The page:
Regardless of their musical skills, anyone can turn into a happy kid immediately walking through the doors of Bengaluru’s The Indian Music Experience (IME). At The Sound Garden is a is a series of ten life-sized playable music sculptures – from humming stones, to a table xylophone and flower gongs – offering visitors a chance to explore the science of sound. Evidently, the mammoth four-storey structure is designed to give visitors an immersive experience of Indian music – from the accessible Contemporary Expressions gallery where people can listen to compositions from the 1990s and early 2000s rock, pop, and veteran World Music icons like Shakti.
The galleries continue with the History of Music starting from the sounds of nature, ritual chanting, and devotional Bhakti music to the two major pantheons of Carnatic and Hindustani Music. This is followed by Songs of the People, Colonial Influences and a visually stunning Instruments gallery featuring a two-floor vertical wall display of over 100 wind, string, and percussion instruments. There is also an entire space dedicated to Bollywood music and its importance. You end with the history of music production and music technology right from the phonograph and gramophone era to radios and MP3. The final stop is the Legends Gallery boasting a display of invaluable musical artefacts (instruments and other memorabilia) from seven Bharat Ratna awardees – Bismillah Khan, Ravi Shankar, M.S. Subbulakshmi, Bhimsen Joshi, C. Ashwath and Zakir Hussain.
At IME, attendees are treated to hi-tech multimedia exhibit galleries, the aforementioned Sound Garden, a learning centre for music education, and several performance spaces under one roof. Their work spans exhibitions, public programs, conservation, audience development, education, and community outreach.
Here, technology has been used as a means and tool to make different aspects of music and music history accessible to all audiences. The introductory video called ‘Nadam’, translating to sound, is an immersive audio video installation chronicling the origin of sound and music in nature. Another AV installation is the ‘Samay Chakra’ that depicts prescriptions in the Hindustani tradition prescribing appropriate times of the day and seasons for the performance of each raag. “We have also gamified certain aspects of music so visitors can play around mixing different tracks of instruments in the World Music section, record themselves singing popular songs in a studio setting and learn while playing about Shruti, Raga and Taal that form the basis of all Indian music,” says Preema John, Museum Director, IME. “There are also several listening stations where visitors can hear recordings and see concerts of artists that have been shown in the galleries. We are also now exploring possibilities of using VR technology to give visitors new more immersive musical experiences at the museum, specially of historic concerts and music festivals.”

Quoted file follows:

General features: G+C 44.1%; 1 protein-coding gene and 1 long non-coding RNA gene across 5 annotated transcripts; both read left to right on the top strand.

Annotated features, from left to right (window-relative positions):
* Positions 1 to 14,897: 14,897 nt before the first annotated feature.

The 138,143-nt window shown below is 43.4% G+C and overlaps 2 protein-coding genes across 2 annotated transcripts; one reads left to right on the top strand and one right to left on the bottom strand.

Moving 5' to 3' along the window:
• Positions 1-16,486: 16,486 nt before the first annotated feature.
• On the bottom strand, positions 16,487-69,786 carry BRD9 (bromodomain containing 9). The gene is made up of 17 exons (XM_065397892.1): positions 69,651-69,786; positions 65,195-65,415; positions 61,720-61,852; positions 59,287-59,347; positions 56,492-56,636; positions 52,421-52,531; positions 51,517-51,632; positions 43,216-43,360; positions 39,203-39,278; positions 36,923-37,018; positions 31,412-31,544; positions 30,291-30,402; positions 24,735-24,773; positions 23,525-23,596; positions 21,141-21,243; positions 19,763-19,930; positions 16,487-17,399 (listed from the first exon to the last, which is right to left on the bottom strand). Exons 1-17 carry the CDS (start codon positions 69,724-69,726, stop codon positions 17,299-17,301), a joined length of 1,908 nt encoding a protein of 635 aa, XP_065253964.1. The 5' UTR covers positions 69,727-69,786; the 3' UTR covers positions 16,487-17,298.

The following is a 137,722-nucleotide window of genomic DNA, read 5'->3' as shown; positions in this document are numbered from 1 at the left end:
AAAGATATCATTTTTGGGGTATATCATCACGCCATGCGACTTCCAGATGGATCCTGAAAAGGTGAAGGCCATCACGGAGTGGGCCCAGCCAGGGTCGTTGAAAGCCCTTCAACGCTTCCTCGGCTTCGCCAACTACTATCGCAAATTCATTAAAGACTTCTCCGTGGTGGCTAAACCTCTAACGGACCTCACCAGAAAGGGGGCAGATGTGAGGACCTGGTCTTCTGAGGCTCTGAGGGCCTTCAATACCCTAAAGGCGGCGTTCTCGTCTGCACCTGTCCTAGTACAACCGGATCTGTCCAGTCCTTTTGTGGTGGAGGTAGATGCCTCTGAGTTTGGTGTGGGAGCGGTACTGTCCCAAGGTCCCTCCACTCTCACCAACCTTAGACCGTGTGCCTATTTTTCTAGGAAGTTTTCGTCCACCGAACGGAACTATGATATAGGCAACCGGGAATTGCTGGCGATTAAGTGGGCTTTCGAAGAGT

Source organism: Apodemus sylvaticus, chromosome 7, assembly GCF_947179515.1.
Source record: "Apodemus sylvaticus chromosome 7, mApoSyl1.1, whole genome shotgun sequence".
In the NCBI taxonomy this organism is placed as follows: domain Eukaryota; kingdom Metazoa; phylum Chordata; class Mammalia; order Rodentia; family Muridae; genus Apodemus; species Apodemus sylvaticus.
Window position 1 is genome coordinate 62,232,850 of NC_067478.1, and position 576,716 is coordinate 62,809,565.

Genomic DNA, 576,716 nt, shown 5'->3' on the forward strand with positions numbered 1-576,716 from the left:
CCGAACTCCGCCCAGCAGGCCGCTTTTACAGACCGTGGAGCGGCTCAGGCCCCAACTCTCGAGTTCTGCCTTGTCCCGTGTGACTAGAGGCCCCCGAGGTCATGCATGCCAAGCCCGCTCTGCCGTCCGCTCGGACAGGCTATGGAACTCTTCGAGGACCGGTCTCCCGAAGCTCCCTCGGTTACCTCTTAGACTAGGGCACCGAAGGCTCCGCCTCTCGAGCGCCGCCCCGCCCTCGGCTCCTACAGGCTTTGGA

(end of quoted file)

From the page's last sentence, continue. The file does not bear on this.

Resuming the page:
Partnering for Success
As a cultural institution, partnerships form an integral part of their programmes and activities. A recent one is the collaboration with RhythmXChange Project and the Manchester Museum with support from the British Council. The initiative sees four musician mentors and mentees from India and the UK working together over six months to co-create music with a shared cultural legacy and heritage. “This project was a youth-led initiative that was focused on giving autonomy to and expanding the local and global networks of young musicians from Bengaluru and Manchester through a mentorship programme that also gave them opportunities to perform and present their music in the two partner cities. During the festival we also hosted a multilingual Rap Battle (a first at IME) for young rappers based in Bengaluru, and the winning crew was awarded six hours of studio time with a music producer to record a track, as well as half a day of mentoring with Kannada Rapper, Gubbi,” says John.
In the coming year there are many exciting new initiatives and projects being undertaken at IME. One is the Museum Bus project, which is currently under development, and through which the team hope to take this museum on wheels to different parts of Karnataka, specially to children in interior rural areas who would not normally have access to a music museum experience like this.
Another is the ‘Museum App’ which is also under development, this will give visitors to access some of our gallery showcases before they visit and help them plan their visit better. “The App will include different theme-based tours, apart from a general museum walkthrough, navigational tools, and more detailed information on exhibits at the museum. We are also working towards setting up a Tribal Music gallery; we have a Songs of the People gallery focused on Folk Music but not on Tribal music. Tribal communities form about 10% of India’s population and we felt it was very important to have this community represented at the Museum,” says John.
As in all fields, the music industry is also seeing a major shift towards the digital, accessing an audience or marketing your work these days has become a far more democratised process. “Musicians including classical artists are using social media for work. But this also means there’s a lot more pressure on artists to promote themselves. Some of the good things that have come about with the move towards technology is an increase in the number of online classes which we also provide at IME. This allows students to access teachers from different parts of the country and the world. There’s also an increased amount of technology being used as training tools whether it be electronic Shruti boxes, tanpuras or other more recent music apps to learn music. We are hoping to very much be part of these conversations about the use of technology and its impact on music learning and music production through our public programmes and projects,” signs off John.